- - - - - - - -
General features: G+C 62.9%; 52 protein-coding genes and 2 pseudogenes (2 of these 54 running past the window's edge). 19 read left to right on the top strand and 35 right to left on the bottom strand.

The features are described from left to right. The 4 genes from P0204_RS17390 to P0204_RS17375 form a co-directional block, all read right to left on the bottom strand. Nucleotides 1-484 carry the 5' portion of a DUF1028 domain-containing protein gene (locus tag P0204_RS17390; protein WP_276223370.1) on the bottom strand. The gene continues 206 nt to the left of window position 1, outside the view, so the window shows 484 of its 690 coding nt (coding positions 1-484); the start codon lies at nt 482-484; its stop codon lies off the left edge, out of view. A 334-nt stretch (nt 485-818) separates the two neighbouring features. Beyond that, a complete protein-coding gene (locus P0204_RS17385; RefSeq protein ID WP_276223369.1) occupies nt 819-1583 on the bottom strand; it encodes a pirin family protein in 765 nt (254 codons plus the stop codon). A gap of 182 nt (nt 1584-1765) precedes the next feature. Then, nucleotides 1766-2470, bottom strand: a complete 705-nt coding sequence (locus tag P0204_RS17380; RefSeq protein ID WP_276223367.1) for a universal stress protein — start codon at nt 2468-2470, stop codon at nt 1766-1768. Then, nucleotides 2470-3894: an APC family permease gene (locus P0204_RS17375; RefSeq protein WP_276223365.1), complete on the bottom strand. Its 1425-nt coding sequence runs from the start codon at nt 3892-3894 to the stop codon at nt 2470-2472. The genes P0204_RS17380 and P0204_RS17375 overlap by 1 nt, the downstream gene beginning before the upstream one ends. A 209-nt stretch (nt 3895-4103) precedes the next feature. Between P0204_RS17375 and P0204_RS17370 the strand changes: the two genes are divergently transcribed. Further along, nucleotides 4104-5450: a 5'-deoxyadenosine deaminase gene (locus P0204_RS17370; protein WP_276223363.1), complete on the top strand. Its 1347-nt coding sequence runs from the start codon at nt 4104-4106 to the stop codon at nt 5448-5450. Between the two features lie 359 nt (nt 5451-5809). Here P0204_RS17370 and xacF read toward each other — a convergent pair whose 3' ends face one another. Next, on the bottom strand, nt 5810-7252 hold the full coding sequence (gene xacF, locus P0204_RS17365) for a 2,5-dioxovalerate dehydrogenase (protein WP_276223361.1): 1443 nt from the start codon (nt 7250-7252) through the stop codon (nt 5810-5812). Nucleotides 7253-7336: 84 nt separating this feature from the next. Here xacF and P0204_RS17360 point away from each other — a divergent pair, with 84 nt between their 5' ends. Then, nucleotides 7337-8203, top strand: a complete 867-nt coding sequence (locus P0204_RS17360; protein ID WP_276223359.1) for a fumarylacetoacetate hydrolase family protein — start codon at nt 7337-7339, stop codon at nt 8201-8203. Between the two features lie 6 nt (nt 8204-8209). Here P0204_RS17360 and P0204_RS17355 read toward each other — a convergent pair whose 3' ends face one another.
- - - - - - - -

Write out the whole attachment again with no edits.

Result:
General features: G+C 62.9%; 52 protein-coding genes and 2 pseudogenes (2 of these 54 running past the window's edge). 19 read left to right on the top strand and 35 right to left on the bottom strand.

The features are described from left to right. The 4 genes from P0204_RS17390 to P0204_RS17375 form a co-directional block, all read right to left on the bottom strand. Nucleotides 1-484 carry the 5' portion of a DUF1028 domain-containing protein gene (locus tag P0204_RS17390; protein WP_276223370.1) on the bottom strand. The gene continues 206 nt to the left of window position 1, outside the view, so the window shows 484 of its 690 coding nt (coding positions 1-484); the start codon lies at nt 482-484; its stop codon lies off the left edge, out of view. A 334-nt stretch (nt 485-818) separates the two neighbouring features. Beyond that, a complete protein-coding gene (locus P0204_RS17385; RefSeq protein ID WP_276223369.1) occupies nt 819-1583 on the bottom strand; it encodes a pirin family protein in 765 nt (254 codons plus the stop codon). A gap of 182 nt (nt 1584-1765) precedes the next feature. Then, nucleotides 1766-2470, bottom strand: a complete 705-nt coding sequence (locus tag P0204_RS17380; RefSeq protein ID WP_276223367.1) for a universal stress protein — start codon at nt 2468-2470, stop codon at nt 1766-1768. Then, nucleotides 2470-3894: an APC family permease gene (locus P0204_RS17375; RefSeq protein WP_276223365.1), complete on the bottom strand. Its 1425-nt coding sequence runs from the start codon at nt 3892-3894 to the stop codon at nt 2470-2472. The genes P0204_RS17380 and P0204_RS17375 overlap by 1 nt, the downstream gene beginning before the upstream one ends. A 209-nt stretch (nt 3895-4103) precedes the next feature. Between P0204_RS17375 and P0204_RS17370 the strand changes: the two genes are divergently transcribed. Further along, nucleotides 4104-5450: a 5'-deoxyadenosine deaminase gene (locus P0204_RS17370; protein WP_276223363.1), complete on the top strand. Its 1347-nt coding sequence runs from the start codon at nt 4104-4106 to the stop codon at nt 5448-5450. Between the two features lie 359 nt (nt 5451-5809). Here P0204_RS17370 and xacF read toward each other — a convergent pair whose 3' ends face one another. Next, on the bottom strand, nt 5810-7252 hold the full coding sequence (gene xacF, locus P0204_RS17365) for a 2,5-dioxovalerate dehydrogenase (protein WP_276223361.1): 1443 nt from the start codon (nt 7250-7252) through the stop codon (nt 5810-5812). Nucleotides 7253-7336: 84 nt separating this feature from the next. Here xacF and P0204_RS17360 point away from each other — a divergent pair, with 84 nt between their 5' ends. Then, nucleotides 7337-8203, top strand: a complete 867-nt coding sequence (locus P0204_RS17360; protein ID WP_276223359.1) for a fumarylacetoacetate hydrolase family protein — start codon at nt 7337-7339, stop codon at nt 8201-8203. Between the two features lie 6 nt (nt 8204-8209). Here P0204_RS17360 and P0204_RS17355 read toward each other — a convergent pair whose 3' ends face one another.